VR has been pretty expensive to get going with, but it’s slowly getting cheaper.
Oculus CEO Brendan Iribe announced some changes to the minimum PC spec requirements required for Rift at the company’s developers conference, a move that will likely open up the platform to a much wider audience.
Now, a PC with an Nvidia 960 graphics card and an Intel i3-6100 CPU will be able to support the Rift. Iribe notably highlighted that AMD has made a desktop for $499 that meets these requirements (with an AMD processor obviously). Iribe also teased that a number of laptop computers will be integrated into the Oculus-ready certification.
The reason for the lowered spec requirements is an oddly-named feature called Asynchronous Spacewarp (???) which lets content operate at an internal 45 frames per second while being smoothly beamed to the Rift headset at 90fps. The system works by taking a pair of frames and creating a synthetic frames in between them that makes up for their differences. It’s definitely not as ideal as native 90 frame rendering but it does effectively open the Rift headset to lower specced PCs.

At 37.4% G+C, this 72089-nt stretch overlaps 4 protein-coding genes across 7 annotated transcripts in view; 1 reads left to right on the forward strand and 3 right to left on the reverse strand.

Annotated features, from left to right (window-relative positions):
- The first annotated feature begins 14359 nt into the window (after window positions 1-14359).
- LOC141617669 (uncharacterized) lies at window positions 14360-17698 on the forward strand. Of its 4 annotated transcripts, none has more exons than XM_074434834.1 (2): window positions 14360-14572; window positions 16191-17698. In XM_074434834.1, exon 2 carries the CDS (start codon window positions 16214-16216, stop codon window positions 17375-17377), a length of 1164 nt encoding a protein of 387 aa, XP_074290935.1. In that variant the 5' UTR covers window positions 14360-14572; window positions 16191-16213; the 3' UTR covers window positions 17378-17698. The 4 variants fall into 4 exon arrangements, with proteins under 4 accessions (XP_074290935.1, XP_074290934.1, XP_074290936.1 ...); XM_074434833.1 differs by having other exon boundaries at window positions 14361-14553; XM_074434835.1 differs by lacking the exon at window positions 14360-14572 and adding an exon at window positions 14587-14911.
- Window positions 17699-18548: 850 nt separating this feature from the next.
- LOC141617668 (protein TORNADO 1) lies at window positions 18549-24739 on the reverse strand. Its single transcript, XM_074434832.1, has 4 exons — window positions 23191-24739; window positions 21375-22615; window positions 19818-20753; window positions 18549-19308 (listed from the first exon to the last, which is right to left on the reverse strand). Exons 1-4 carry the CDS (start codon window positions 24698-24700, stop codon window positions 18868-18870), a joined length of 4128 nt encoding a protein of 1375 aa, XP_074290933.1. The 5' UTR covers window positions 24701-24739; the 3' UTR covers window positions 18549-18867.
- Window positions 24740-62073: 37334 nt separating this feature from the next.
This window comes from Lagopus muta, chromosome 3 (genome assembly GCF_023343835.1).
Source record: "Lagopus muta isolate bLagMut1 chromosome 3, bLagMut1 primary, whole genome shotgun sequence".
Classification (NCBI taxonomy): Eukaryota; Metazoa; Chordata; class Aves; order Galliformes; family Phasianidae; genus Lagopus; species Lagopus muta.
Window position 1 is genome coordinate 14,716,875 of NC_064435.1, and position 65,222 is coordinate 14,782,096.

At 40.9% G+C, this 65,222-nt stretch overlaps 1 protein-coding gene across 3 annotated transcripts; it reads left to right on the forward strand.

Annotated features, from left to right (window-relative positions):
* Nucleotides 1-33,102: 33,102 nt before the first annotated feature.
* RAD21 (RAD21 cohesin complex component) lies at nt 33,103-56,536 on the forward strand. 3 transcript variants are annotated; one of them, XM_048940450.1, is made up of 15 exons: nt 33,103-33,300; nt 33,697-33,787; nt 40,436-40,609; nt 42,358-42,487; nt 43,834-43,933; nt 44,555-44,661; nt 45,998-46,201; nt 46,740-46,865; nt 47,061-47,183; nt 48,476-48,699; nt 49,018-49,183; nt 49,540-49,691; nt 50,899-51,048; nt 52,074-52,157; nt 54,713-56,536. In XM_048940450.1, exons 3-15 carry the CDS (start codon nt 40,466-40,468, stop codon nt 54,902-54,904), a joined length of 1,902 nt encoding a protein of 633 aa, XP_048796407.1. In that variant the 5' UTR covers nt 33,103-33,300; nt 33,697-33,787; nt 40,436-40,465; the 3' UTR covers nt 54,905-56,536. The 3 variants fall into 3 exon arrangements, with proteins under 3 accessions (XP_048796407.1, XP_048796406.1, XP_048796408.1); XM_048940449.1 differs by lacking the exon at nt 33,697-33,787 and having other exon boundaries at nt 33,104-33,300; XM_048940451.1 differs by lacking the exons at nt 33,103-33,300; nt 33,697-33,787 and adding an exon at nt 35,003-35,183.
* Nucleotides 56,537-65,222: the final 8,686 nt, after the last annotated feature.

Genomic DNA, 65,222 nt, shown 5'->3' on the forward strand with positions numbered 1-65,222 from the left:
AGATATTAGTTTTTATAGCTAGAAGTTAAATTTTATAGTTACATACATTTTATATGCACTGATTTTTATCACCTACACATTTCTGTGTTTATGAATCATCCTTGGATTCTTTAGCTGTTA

It will be interesting to see how Oculus uses features like this to optimize the Rift for different systems. The Rift is likely going to find a home on the Project Scorpio Xbox One next year and tech similar to this may help the company optimize experiences for lower-powered consoles.
PC-centric virtual reality is still pretty unwieldy for the average consumer, but as Oculus relaxes the minimum specs it slowly grows more likely that they can get onto the platform without too much investment.